If That Wedding Ring Don’t Shine

WeddingringI first saw the small dark blue ring box on the front table as I was heading toward the kitchen, my eyes picking it out from the odd paper clips, mail waiting to be posted, set of keys, small jar of automobile touch-up paint, used AA batteries, loose business cards that had not been collecting for months. Hmph. I lifted the box and opened it.

Two gold rings sat in the empty hole of the small box. Typically people worry about their valuables being lifted. Here we seemed to have earned them.

The first one was a wedding band, not rounded but, as I lifted it from the box, eight-sided. Nice gold! Nice band. The second band was my husband’s initials. Also nice, nice work, nice gold. Fourteen caret. But he definitely did not have this made during our marriage. And the rings were really quiet, not giving anything away.

“Hey, honey,” I asked. Do you know anything about these rings?”

“Sure,” he answered. “Rachel (now a mother in her own right) brought it over from her mom’s this morning and handed it to me.”

“Just like that?”

“She said, “Daddy, Mom wants you to have this.””

I didn’t do the math at that time. I didn’t need to calculate that his divorce had taken place over 23 years ago and that his ex- had moved at least two times. In 23 years, your newborn kids will have grown up, gone to college, begun careers, and maybe even had kids of their own. But it’s never too late to put your children in the middle of your failed first marriage.

A few evenings later, when the only sounds to be heard were the ticking of the clock and the snoring of the dog, I took the wedding band out of its box again and gave it a closer examination. This time I saw an engraving on the inside. I took it over to where the light was pretty good, and strained to read it. Something about a heart and love. The words were familiar, but it was funny to think that there was a time when he meant them to somebody else. It’s okay. Man can neither create nor destroy gold; he can, however, melt it down and create something anew from it. Such would be the case with love. With that love.

The next day, my husband was downstairs in the TV room watching something. I called down,  “How about if I sell that wedding band for cash. You mind?”

Like a boomerang, the voice called back up: “Go right ahead.”

Today was a good enough day for that. I wrapped the ring up in a cheap plastic baggie, so as to not glorify it. Only a few blocks away was the first “We buy gold” shop. A pawn shop but really nice you wouldn’t think of it as a pawn shop; no guns, no interstellar aliens, certainly not the pawn shop I knew from “Men In Black II.” Regular people, musical instruments – flutes, electric guitars, acoustic guitars, horns, electric pianos, all in really good shape. Golf clubs. I guess a pawn shop reflects the town where you live.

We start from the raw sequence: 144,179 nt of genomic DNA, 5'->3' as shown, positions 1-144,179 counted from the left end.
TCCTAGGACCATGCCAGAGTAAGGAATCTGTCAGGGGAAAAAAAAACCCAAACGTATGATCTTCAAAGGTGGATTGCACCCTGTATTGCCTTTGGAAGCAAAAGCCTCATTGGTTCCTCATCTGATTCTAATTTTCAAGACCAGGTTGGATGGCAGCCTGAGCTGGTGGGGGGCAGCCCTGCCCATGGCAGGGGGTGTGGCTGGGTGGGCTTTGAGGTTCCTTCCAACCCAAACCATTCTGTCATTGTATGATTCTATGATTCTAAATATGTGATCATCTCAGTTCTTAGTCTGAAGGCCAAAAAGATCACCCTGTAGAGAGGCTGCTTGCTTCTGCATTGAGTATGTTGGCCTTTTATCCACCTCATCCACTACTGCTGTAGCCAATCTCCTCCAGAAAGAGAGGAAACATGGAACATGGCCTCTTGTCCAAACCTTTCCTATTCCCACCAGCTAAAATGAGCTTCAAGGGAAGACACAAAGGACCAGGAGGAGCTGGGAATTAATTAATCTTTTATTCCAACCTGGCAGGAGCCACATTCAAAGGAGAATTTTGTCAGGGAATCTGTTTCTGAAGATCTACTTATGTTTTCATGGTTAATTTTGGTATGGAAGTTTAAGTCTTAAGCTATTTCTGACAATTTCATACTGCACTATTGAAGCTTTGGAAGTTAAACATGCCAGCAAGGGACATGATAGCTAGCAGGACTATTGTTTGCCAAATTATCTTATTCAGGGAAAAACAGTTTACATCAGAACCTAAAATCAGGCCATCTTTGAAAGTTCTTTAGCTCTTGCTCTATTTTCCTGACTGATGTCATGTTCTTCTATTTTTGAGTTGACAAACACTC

“How much would you give me for this ring?” I asked the main guy at the counter, as I  unwrapped the baggie, removed the ring, and set it down on the counter. “Probably just the value of the gold but that’s okay.”

The main guy got out his scale, he and the other guy were talking back and forth and determined today’s price of gold, weighed the ring, did some calculations, and  and the one guy set the ring back on the counter and said, “Fifty dollars.”

“So what’s the story?”  I’m almost sure they thought I was selling my own wedding band. A recent divorce. Or maybe a bankruptcy . “It was from my husband’s ex” and I filled them in on the details. Big smiles! They liked the story.

This was a good price. It was the going price for gold. The ring, with the inscription, could never be resold, and it was better that way.

To my surprise, they asked for my driver’s license. That’s where things got really painful. I just last month had had to renew my license and get a new photo taken. It was a miserable morning and I was totally unprepared for that. Oh, what an awful photo this driver’s license photo is. Definitely looks like a mug shot. But the guys need to make sure the merchandise not stolen, just in case the police come looking for just that ring, reported as stolen. I decided not to say anything like “Don’t look at the photo” figuring that if I said anything, they’d look at it, and if I said nothing, I stood a chance that the would not.

I signed the receipt, got my money, and left, telling everybody that if I hear of anybody who needs a musical instrument, I’ll send them their way.

The cash was great. Only a few days later, my husband and I went to the movies and dined on popcorn, tea and soda paid for in fresh  cash, my wedding band and his securely on our ring fingers and coated with butter.

And I learned that the next time I get my photo taken for my driver’s license, I should go to the hair salon first.

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About Jane

The gravitar you see is Joey, narrator and protagonist of my book, "DOGS DON'T LOOK BOTH WAYS," 2015 B.R.A.G. Medallion Honoree. Recently I have been film critic for newspapers such as "The Jewish Advocate," "The Jewish Journal" and "The Newton Tab." I love to bicycle, play tennis, and swim, and to participate in local community activities. My favorites are providing food for the needy, bicycle and pedestrian safety, and literacy.
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